Driving around Los Angeles, you’re bound to come across at least one Bumblebee Loves You piece. Putting the innocence of childhood at the forefront, Bumblebee Loves You’s pieces are vibrant additions to the often dormant buildings that make up the cityscape. We talked to the incredible artist about what drives him creatively, wing photo ops, and more.
Kendra: Every artist comes with their own set of tricks and for you its stencils and mixed media. Are you well versed in others though? Could you bust out a piece with paints or watercolors?
Bumblebee Loves You: My work has evolved over the years. All of my early work was mostly stencils. It has grown to where I can feel comfortable with almost any media from Acrylic, Watercolors, Spray Paint, Sculpture, and now even pottery.
Kendra: Being an LA artist and working a lot of public spaces, were you inspired at all by the graffiti that is much a part of LA as perfect weather and traffic?
Bumblebee Loves You: I think every street artist has at one point wanted to become a graffiti writer in the past. In high school, I really wanted to be good at drawing graffiti but I just wasn’t as good as I thought I was. I always knew that there was something more than to write your name on something and make it your own. Fortunately, I found out about street art through some older blogs at the time, Wooster Collective and Ecosystem.org. Those were the two sites that inspired me the most and I would learn a lot from the European artists and I think my work just grew from there but with a Cali twist on it.
Kendra: A lot of your work does come with a message attached to it, like homelessness. Are there any upcoming pieces like that we can be on the lookout for? And how do you feel art helps people explore notable causes that need more attention?
Bumblebee Loves You: I do think art should have meaning. My mural work started out by me wanting to bring attention to the growing population of youth homelessness. At the time, I just felt like a kid (still do) and thought how terrible it would be if I didn’t have a place to sleep at night. One of the first pieces I did was paint a giant “Sleeping Boy” on the side a building on La Cienega and Beverly in Hollywood and from there the pieces just grew and although I didn’t solve the homeless crisis, I still feel like I at least tried and people still talk about those pieces today so I guess I did something right.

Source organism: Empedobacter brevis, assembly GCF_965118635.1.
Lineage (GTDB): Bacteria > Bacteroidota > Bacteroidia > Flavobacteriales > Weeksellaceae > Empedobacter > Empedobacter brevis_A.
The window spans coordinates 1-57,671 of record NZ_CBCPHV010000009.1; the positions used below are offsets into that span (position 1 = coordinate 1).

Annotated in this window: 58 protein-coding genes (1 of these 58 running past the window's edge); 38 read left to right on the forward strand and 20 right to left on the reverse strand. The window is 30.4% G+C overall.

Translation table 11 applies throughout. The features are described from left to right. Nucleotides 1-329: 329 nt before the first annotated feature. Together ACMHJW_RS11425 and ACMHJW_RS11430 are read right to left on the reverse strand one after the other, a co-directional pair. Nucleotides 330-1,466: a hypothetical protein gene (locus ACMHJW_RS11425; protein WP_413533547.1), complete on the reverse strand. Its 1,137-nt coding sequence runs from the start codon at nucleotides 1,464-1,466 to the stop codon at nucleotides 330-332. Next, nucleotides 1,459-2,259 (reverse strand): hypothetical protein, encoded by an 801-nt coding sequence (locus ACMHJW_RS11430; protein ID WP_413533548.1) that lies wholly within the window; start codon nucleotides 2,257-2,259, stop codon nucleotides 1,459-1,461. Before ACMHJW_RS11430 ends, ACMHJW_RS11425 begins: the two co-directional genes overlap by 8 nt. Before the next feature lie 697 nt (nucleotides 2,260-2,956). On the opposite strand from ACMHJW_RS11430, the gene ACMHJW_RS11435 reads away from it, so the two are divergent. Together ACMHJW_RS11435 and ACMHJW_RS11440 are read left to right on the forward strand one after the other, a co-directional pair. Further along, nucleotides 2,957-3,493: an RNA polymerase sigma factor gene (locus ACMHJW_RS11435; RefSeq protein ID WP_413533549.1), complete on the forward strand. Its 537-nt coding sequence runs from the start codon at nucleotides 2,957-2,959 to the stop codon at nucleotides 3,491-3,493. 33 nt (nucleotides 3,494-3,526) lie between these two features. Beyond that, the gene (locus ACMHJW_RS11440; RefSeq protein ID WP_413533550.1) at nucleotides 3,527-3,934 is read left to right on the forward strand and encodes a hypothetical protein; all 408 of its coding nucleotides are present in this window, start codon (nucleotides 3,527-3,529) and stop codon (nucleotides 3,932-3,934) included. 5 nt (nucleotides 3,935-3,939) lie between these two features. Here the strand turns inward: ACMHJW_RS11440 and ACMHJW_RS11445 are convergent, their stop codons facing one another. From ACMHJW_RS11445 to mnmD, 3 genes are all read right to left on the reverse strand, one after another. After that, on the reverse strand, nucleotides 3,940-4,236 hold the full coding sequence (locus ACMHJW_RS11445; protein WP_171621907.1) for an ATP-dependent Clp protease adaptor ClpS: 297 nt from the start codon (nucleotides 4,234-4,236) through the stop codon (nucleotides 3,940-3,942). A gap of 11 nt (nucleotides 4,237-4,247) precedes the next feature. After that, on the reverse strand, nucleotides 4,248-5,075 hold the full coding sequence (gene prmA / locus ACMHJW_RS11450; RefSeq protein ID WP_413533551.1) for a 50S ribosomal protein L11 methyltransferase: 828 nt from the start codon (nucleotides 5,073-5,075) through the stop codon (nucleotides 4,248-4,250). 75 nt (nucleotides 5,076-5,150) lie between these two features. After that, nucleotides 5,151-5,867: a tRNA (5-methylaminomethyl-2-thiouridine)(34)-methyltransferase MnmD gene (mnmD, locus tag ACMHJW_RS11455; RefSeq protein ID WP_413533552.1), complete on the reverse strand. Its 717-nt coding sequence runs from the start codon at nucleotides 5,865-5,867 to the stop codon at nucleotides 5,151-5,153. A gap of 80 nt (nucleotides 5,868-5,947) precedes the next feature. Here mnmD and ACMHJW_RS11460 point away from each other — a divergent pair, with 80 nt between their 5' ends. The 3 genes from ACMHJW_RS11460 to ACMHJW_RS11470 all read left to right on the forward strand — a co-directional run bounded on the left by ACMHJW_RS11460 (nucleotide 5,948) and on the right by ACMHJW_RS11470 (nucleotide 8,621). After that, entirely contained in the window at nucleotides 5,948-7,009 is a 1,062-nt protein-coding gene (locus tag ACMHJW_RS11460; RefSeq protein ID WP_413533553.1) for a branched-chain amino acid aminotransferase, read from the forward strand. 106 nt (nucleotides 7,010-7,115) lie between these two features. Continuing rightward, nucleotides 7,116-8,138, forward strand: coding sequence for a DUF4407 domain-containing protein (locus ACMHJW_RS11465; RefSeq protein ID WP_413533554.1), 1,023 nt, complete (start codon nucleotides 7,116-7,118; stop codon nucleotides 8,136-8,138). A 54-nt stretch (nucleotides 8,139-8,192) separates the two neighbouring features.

These days my work is focused on how I feel like an adult still trying to be a kid. I believe that for some people they take life too serious, and I hope when they see my work they’ll somehow forget about all the issues of being an adult even if it’s for a second and I can make their day a little better.
Kendra: You’ve also done murals for the likes of Google and Kodak and worked on a project for Snapchat. Do you approach those murals for big brands any different than your regular work?
Bumblebee Loves You: Like the nature of street art, every project is made specific to the brand or media it’s made for. So I look at it the same way I would a wall on the street. Fortunately, these brands sometimes make it easy and hardly have any guidelines or prohibitions about what to create. I guess they already know what they’re going to get with my work, probably a giant kid.
Kendra: What drew you towards children being the centerpieces of your work?
Bumblebee Loves You: I still feel like a kid and I’m always trying to keep that spirit alive no matter how immature my parents think I am lol. I just think they’re cool and each one represents a moment or personality of my childhood that I am constantly trying to remember and think back on.
Kendra: When I saw your “First Star I See” piece, I first thought it was so cute, but then I thought of how Instagram worthy it was. What are your thoughts on those murals and pieces that are made solely for what the kids call, the ‘gram?
Bumblebee Loves You: Well, it’s not like I painted a pair of wings made specifically so you could take a pic in front of it. Those types of pieces aren’t representing street art very well. But they most likely have way more followers than I do, so who am I to say they’re wrong to do it? Honestly, if it wasn’t for the ‘gram, many artists, I don’t think would even still be making art. Artists are fortunate to live in a time where these brands and commercial developers want to and are actively supporting us. And really if you think I did that piece for the ‘gram, you’re wrong, I did it for my girl who I proposed to a few weeks later, she said yes!
Kendra: Congrats! And not at all. Just thought it was a great piece I could see people posing in front of. Now, can you let the people know what you have going on in the foreseeable future? More pieces around LA?
Bumblebee Loves You: I’m trying to travel and spread my work across the globe. I’ll be heading to Patras, Greece in a couple of weeks and literally, I just got back from Helsingborg, Sweden. But this coming week I’m happy to say will be painting an ‘encore piece’ where I’ll be adding another smaller mural next to my successful ‘Love You Too’ aka fishbowl girl mural at OneWestSide. There are more projects in the air as well. And of course, I’ll be treating my fans to another dose of print or prints later in the next couple of months.